Supermarket chain to begin using electric articulated HGVs to transport food and other goods to Wales distribution centre

Tesco is to pioneer the use of electric trucks to supply food and other products to its distribution centre in South Wales from early in the New Year, in a move the company said would mark the first commercial use of fully electric articulated heavy goods vehicles (HGVs) in the UK.

The supermarket chain plans to deploy two new 37 tonne DAF electric vehicles to ferry products from the Wentloog rail terminal outside Cardiff to its distribution centre in Magor, as part of a partnership with logistics and international freight forwarding company FSEW, it announced today.

Tesco estimates rolling out the two new lorries could replace around 65,000 diesel-fuelled road miles with clean green energy, thereby removing around 87.4 tonnes of CO2 emissions a year.

FSEW has installed charging points at its site in South Wales, which are designed to provide enough electricity to power the new HGVs for roughly 100 mile journeys at a time.

The journey between Wentloog and Magor stretches to around 30 miles each way, making it the ideal location to begin using the electric trucks, with a view to potentially using them more widely throughout Tesco’s UK supply chain, the retailer said.

“Tesco’s distribution network is one of the largest in the UK and plays an important role in our efforts to become net zero in our own operations by 2035,” said Tesco UK and ROI CEO Jason Tarry. “We’ve already made progress by starting our switch to electric home delivery vans and rolling out electric vehicles charging points for our customers. I’m excited that Tesco can also lead the way in electric haulage innovation, helping to tackle this last source of road transport emissions with the support of FSEW.”

Transport remains the UK’s single largest source of greenhouse gas emissions, with road traffic making up the lion’s share, and HGVs alone accounting for around 16 per cent.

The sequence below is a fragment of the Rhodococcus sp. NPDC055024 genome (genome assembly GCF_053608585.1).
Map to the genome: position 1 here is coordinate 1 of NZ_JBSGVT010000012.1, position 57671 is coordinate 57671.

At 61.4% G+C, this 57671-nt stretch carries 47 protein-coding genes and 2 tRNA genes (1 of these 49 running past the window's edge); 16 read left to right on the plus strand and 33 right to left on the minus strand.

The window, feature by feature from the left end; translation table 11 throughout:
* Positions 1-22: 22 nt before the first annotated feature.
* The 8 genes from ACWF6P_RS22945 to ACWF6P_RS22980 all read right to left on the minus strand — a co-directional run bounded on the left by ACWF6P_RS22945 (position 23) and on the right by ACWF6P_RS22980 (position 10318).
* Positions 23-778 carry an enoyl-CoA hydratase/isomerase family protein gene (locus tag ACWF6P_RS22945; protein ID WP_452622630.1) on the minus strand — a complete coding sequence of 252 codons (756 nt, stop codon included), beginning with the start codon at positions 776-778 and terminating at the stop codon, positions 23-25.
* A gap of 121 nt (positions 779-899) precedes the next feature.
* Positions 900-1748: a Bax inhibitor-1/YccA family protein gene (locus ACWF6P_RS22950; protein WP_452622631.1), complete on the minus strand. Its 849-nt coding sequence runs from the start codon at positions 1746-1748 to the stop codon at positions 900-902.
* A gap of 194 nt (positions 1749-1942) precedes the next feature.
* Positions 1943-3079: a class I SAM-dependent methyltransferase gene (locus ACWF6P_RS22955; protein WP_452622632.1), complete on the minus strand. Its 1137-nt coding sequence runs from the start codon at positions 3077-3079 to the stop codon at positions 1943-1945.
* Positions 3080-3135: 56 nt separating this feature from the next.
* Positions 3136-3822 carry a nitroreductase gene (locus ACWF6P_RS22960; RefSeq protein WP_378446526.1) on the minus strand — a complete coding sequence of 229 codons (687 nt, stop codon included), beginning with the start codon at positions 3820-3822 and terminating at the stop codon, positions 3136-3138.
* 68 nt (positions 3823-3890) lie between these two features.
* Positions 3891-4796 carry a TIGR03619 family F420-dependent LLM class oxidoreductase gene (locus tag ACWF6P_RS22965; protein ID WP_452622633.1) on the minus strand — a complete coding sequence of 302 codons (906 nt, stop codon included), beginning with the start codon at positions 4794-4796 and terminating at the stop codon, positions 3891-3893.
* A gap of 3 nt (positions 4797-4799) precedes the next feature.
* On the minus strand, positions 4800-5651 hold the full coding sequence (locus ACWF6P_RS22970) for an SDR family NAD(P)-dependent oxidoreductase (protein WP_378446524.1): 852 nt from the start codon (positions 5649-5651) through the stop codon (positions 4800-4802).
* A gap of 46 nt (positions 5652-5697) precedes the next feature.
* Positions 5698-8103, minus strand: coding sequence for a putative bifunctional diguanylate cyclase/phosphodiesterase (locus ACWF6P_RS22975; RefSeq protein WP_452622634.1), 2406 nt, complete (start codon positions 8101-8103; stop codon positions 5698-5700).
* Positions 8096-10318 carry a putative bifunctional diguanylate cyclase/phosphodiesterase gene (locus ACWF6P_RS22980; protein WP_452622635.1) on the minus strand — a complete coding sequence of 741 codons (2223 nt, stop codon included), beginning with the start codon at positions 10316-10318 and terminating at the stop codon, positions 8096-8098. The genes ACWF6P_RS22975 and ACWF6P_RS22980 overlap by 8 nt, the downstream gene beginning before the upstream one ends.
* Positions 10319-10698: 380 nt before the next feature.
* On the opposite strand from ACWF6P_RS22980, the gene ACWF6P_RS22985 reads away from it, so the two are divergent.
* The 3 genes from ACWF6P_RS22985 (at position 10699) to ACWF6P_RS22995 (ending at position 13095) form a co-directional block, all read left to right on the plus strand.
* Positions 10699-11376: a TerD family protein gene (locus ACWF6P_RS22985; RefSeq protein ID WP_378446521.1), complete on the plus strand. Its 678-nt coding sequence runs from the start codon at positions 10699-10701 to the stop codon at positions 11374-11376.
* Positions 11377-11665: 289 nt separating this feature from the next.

Addressing emissions from heavy freight and trucks is therefore crucial to decarbonising the UK economy, but despite significant advances in battery technology and charging infrastructure for smaller vehicles, commercially viable solutions for electric haulage and distribution remain in their infancy.

But by demonstrating that electric HGV transportation is commercially viable, Tesco said it hoped to contribute to encouraging wider investment in the technology and innovation needed to support the haulage sector’s efforts to reduce emissions and air pollution.

Moreover, the announcement today is aimed at supporting both Tesco’s efforts to achieve net zero emissions in its own operations by 2035 and FSEW’s work to replace more than 40 diesel vehicles with low-carbon alternatives before then switching to fleet-wide zero-emissions transport operations by 2025.

Geoff Tomlinson, FSEW’s managing director, described today’s announcement as “a landmark day” and “a major step forward in our commitment to providing zero emissions transport freight services”.

“Together we are working to create a cleaner and greener logistics experience,” he said. “This is transformational for the UK’s commercial and retail industries and is just the start of our work to supply electric heavy freight vehicles to customers such as Tesco.”

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